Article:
node-schema-object

Node object with validated, transformed & typecasted schema.

node-schema-object

Designed to enforce schema on Javascript objects. Allows you to specify type, transformation and validation of values via a set of attributes. Support for sub-schemas included.

npm install node-schema-object

For all features, run node with --harmony flag.

#Very basic usage example

var SchemaObject = require('node-schema-object');
 
// Create User schema 
var User = new SchemaObject({
  firstName: String,
  lastName: String,
  birthDate: Date
});
 
// Initialize instance of user 
var user = new User({firstName: 'Scott', lastName: 'Hovestadt', birthDate: 'June 21, 1988'});
console.log(user.toObject());
 
// Prints: 
{ firstName: 'Scott',
  lastName: 'Hovestadt',
  birthDate: Tue Jun 21 1988 00:00:00 GMT-0700 (PDT) }

#Advanced example

var SchemaObject = require('node-schema-object');
 
// Create custom basic type 
// Type can be extended with more properties when defined 
var NotEmptyString = {type: String, minLength: 1};
 
// Create sub-schema for user's Company 
var Company = new SchemaObject({
  startDate: Date,
  endDate: Date,
  name: NotEmptyString
});
 
// Create User schema 
var User = new SchemaObject({
  // Basic user information using custom type 
  firstName: NotEmptyString,
  lastName: NotEmptyString,
  
  // "NotEmptyString" with only possible values as 'm' or 'f' 
  gender: {type: NotEmptyString, enum: ['m', 'f']},
  
  // Index with sub-schema 
  company: Company,
  
  // An array of Objects with an enforced type 
  workHistory: [Company],
  
  // Create field which reflects other values but can't be directly modified 
  fullName: {type: String, readOnly: true, defaultfunction() {
    return (this.firstName + ' ' + this.lastName).trim();
  }}
});
 
// Initialize a new instance of the User with a value 
var user = new User({firstName: 'Scott', lastName: 'Hovestadt', gender: 'm'});
 
// Set company name 
user.company.name = 'My Company';
 
// The date is automatically typecast from String 
user.company.startDate = 'June 1, 2010';
 
// Add company to work history 
user.workHistory.push({
  name: 'Old Company',
  startDate: '01/12/2005',
  endDate: '01/20/2010'
});
 
console.log(user.toObject());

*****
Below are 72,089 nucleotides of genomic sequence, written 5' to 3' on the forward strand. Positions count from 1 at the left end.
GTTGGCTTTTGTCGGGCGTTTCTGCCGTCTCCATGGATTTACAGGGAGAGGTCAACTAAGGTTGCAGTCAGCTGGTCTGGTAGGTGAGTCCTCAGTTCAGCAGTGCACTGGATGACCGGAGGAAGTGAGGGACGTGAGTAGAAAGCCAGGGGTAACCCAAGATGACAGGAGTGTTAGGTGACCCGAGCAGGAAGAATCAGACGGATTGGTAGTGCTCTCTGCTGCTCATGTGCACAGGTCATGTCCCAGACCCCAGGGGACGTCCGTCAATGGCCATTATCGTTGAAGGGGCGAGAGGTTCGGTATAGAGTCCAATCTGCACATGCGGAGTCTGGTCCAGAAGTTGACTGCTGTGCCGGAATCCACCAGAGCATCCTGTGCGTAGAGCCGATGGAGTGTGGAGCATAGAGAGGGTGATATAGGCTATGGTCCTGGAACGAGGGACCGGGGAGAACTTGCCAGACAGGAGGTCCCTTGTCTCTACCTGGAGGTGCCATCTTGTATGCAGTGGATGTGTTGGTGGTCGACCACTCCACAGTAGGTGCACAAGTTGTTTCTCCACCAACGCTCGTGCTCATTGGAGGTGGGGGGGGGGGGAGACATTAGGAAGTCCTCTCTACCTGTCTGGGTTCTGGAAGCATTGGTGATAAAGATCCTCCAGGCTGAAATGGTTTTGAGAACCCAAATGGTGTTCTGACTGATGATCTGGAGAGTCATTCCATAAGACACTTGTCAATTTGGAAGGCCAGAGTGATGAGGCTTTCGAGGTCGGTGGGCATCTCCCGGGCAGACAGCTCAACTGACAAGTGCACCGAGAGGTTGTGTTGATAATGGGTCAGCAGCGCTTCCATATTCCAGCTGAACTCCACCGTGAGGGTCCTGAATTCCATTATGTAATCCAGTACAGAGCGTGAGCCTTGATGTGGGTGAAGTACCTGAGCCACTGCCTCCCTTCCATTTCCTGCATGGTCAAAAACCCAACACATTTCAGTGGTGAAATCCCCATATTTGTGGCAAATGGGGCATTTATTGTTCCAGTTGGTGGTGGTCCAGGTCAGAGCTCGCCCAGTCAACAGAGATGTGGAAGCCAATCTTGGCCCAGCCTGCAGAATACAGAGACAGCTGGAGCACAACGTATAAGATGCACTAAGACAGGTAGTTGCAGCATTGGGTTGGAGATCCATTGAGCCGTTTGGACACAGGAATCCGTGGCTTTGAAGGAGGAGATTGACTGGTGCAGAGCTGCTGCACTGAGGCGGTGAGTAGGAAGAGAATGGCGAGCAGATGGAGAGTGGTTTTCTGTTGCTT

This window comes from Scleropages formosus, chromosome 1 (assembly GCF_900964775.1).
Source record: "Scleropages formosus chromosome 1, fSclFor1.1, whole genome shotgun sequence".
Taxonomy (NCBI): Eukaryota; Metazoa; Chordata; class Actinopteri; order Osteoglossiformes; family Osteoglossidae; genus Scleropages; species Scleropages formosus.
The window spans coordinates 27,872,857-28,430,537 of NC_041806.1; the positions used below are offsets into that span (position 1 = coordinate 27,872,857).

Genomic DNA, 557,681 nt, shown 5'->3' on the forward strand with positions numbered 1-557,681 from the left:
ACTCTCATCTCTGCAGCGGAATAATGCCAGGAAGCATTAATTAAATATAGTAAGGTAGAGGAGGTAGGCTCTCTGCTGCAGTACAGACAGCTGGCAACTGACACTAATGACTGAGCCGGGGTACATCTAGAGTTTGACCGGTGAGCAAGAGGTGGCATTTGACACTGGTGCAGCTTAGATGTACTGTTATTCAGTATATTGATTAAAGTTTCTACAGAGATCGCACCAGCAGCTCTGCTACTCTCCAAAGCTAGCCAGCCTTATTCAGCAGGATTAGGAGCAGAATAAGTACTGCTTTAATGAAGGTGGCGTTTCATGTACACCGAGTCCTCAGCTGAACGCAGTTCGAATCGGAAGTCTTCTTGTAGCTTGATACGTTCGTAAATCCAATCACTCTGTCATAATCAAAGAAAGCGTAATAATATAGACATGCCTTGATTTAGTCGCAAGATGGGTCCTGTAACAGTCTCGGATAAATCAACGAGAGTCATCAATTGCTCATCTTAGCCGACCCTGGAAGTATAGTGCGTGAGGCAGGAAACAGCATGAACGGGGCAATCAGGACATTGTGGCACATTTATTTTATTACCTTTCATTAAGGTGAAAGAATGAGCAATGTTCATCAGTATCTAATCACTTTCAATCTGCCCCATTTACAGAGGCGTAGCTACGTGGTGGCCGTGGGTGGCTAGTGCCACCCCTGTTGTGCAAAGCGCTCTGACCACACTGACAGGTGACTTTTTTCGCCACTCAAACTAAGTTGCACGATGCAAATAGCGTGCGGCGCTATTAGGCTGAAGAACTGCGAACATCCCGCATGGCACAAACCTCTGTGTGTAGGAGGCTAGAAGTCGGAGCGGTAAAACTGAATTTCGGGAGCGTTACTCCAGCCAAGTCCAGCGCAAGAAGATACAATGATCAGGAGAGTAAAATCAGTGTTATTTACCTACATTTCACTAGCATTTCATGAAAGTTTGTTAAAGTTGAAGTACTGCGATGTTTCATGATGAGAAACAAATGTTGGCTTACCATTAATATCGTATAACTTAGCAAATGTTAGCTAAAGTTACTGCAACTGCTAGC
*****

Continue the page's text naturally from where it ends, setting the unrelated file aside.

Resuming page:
// Prints: 
{ firstName: 'Scott',
  lastName: 'Hovestadt',
  gender: 'm',
  company: 
   { startDate: Tue Jun 01 2010 00:00:00 GMT-0700 (PDT),
     endDate: undefined,
     name: 'My Company' },
  workHistory: 
   [ { startDate: Wed Jan 12 2005 00:00:00 GMT-0800 (PST),
       endDate: Wed Jan 20 2010 00:00:00 GMT-0800 (PST),
       name: 'Old Company' } ],
  fullName: 'Scott Hovestadt' }

#Methods

toObject returns a primitive object, stripped of all magic. All values will be typecasted and transformed, but future writes to the primitive object will not. The invisible attribute can be used to ensure an index stored on the SchemaObject will not be written to the primitive object. toObject is automatically called if a SchemaObject is passed to JSON.stringify.

var User = new SchemaObject({
  firstName: String,
  lastName: String,
  birthDate: Date
});
 
var user = new User({firstName: 'Scott', lastName: 'Hovestadt', birthDate: 'June 21, 1988'});
console.log(user.toObject());
 
// Prints: 
{ firstName: 'Scott',
  lastName: 'Hovestadt',
  birthDate: Tue Jun 21 1988 00:00:00 GMT-0700 (PDT) }

clear removes all values.

var User = new SchemaObject({
  firstName: String,
  lastName: String
});
 
var user = new User({firstName: 'Scott', lastName: 'Hovestadt'});
console.log(user.toObject());
 
// Prints: 
{ firstName: 'Scott',
  lastName: 'Hovestadt' }
 
user.clear();
console.log(user.toObject());
 
// Prints: 
{ firstName: undefined,
  lastName: undefined }